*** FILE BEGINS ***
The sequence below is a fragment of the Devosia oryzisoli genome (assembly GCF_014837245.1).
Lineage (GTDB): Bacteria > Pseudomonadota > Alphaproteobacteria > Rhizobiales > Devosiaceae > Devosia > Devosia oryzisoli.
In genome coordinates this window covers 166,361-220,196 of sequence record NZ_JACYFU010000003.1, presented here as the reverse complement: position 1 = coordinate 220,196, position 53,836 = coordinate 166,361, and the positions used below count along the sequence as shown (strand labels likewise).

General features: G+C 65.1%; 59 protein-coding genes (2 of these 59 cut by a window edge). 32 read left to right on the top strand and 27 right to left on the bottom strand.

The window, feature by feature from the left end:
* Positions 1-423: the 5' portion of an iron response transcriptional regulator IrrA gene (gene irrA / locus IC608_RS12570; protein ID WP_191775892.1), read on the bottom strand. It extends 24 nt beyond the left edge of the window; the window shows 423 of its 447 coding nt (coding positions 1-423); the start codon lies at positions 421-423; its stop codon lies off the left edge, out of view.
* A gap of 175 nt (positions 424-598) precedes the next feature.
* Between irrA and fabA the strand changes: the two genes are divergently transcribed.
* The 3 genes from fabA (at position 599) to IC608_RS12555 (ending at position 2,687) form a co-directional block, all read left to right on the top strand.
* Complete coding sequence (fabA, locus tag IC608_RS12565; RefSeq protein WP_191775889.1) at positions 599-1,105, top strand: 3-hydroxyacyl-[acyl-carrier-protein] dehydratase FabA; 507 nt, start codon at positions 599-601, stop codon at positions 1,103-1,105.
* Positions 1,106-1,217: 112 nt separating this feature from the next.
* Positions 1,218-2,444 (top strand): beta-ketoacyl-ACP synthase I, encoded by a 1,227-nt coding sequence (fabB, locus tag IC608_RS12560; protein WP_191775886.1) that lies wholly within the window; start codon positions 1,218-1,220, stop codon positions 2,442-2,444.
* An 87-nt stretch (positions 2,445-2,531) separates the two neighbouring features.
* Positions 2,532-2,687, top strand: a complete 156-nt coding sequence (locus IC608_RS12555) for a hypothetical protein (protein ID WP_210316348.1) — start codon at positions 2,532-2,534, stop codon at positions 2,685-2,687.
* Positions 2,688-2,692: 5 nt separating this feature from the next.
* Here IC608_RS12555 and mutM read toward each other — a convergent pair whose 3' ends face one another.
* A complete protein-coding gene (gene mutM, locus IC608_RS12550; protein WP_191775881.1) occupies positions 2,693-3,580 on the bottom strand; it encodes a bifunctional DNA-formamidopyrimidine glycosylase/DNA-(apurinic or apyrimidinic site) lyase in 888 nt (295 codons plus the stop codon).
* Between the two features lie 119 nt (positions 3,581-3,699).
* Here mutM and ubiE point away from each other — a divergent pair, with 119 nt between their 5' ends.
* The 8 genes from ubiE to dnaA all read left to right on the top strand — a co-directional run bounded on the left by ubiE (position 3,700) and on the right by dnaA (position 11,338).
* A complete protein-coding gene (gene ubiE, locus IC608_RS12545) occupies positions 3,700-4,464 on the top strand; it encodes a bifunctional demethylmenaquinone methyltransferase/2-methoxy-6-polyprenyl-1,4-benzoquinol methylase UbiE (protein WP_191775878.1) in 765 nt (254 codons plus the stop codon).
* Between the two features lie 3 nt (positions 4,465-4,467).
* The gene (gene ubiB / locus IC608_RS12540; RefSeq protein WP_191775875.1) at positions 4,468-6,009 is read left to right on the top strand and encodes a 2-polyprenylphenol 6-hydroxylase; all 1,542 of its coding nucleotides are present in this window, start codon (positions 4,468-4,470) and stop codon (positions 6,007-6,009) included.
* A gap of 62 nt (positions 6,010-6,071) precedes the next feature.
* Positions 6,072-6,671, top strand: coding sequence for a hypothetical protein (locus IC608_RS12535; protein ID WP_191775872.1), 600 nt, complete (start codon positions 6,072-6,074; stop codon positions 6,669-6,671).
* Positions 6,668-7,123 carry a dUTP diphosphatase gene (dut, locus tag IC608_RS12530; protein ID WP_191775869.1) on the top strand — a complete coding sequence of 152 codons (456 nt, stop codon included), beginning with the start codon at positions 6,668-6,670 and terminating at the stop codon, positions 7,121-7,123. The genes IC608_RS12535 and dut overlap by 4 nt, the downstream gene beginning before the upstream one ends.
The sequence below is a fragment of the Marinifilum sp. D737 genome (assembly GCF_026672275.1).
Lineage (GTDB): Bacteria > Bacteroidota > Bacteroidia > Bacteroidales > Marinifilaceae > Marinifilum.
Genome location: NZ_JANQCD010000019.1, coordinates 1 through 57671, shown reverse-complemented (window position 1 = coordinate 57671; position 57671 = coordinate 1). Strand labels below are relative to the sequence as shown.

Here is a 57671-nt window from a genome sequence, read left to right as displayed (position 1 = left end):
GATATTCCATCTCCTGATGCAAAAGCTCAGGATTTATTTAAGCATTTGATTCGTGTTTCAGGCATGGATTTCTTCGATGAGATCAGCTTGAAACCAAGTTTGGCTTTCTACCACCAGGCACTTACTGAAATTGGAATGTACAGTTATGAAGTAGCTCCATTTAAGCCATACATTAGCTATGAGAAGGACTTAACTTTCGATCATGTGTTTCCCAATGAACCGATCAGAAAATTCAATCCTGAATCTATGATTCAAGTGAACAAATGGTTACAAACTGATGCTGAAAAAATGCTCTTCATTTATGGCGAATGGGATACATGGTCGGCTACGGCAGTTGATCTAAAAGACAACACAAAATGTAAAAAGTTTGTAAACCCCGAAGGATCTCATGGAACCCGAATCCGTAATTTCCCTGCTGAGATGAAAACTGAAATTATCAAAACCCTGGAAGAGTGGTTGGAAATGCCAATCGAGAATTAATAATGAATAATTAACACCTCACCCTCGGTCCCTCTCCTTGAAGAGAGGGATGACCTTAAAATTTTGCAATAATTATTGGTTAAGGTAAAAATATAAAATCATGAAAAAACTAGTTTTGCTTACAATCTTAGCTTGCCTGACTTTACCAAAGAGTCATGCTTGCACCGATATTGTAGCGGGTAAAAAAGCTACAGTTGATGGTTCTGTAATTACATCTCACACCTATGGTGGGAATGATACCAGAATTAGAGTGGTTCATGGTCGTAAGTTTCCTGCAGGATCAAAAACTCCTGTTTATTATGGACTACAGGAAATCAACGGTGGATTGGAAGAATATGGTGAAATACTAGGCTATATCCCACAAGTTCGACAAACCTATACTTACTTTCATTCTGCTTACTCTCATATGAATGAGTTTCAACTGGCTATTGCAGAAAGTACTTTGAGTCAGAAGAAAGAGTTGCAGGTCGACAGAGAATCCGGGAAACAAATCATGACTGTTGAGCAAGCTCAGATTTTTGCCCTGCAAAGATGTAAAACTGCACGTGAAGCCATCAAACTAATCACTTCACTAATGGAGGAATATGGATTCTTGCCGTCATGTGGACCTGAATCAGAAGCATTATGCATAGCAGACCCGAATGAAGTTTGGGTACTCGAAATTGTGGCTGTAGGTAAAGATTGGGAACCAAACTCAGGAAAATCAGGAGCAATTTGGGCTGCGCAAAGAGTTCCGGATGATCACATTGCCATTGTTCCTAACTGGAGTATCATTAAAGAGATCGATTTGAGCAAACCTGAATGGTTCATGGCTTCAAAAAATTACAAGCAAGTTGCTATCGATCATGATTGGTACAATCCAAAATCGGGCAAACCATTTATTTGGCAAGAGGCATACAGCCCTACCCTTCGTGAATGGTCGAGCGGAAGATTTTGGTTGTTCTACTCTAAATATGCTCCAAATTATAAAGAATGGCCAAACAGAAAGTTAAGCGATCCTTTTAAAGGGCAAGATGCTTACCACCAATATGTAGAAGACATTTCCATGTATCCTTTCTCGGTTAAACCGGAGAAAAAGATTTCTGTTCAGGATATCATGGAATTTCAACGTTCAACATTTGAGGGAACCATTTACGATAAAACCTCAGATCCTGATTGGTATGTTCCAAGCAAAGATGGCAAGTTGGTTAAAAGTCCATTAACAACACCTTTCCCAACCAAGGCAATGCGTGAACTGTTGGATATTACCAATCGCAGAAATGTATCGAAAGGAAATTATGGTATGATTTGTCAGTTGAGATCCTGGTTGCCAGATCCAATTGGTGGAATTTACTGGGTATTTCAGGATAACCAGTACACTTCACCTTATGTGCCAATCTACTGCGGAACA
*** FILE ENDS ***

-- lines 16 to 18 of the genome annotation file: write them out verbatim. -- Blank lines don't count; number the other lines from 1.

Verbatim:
* Here IC608_RS12555 and mutM read toward each other — a convergent pair whose 3' ends face one another.
* A complete protein-coding gene (gene mutM, locus IC608_RS12550; protein WP_191775881.1) occupies positions 2,693-3,580 on the bottom strand; it encodes a bifunctional DNA-formamidopyrimidine glycosylase/DNA-(apurinic or apyrimidinic site) lyase in 888 nt (295 codons plus the stop codon).
* Between the two features lie 119 nt (positions 3,581-3,699).